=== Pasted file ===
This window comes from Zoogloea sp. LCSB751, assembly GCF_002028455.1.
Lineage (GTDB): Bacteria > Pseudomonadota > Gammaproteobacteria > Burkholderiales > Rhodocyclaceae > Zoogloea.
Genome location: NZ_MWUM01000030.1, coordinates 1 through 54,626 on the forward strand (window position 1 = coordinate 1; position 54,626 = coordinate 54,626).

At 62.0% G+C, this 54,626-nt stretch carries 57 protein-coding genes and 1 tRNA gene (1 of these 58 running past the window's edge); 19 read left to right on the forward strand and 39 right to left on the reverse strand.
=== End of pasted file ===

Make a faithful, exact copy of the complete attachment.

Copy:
This window comes from Zoogloea sp. LCSB751, assembly GCF_002028455.1.
Lineage (GTDB): Bacteria > Pseudomonadota > Gammaproteobacteria > Burkholderiales > Rhodocyclaceae > Zoogloea.
Genome location: NZ_MWUM01000030.1, coordinates 1 through 54,626 on the forward strand (window position 1 = coordinate 1; position 54,626 = coordinate 54,626).

At 62.0% G+C, this 54,626-nt stretch carries 57 protein-coding genes and 1 tRNA gene (1 of these 58 running past the window's edge); 19 read left to right on the forward strand and 39 right to left on the reverse strand.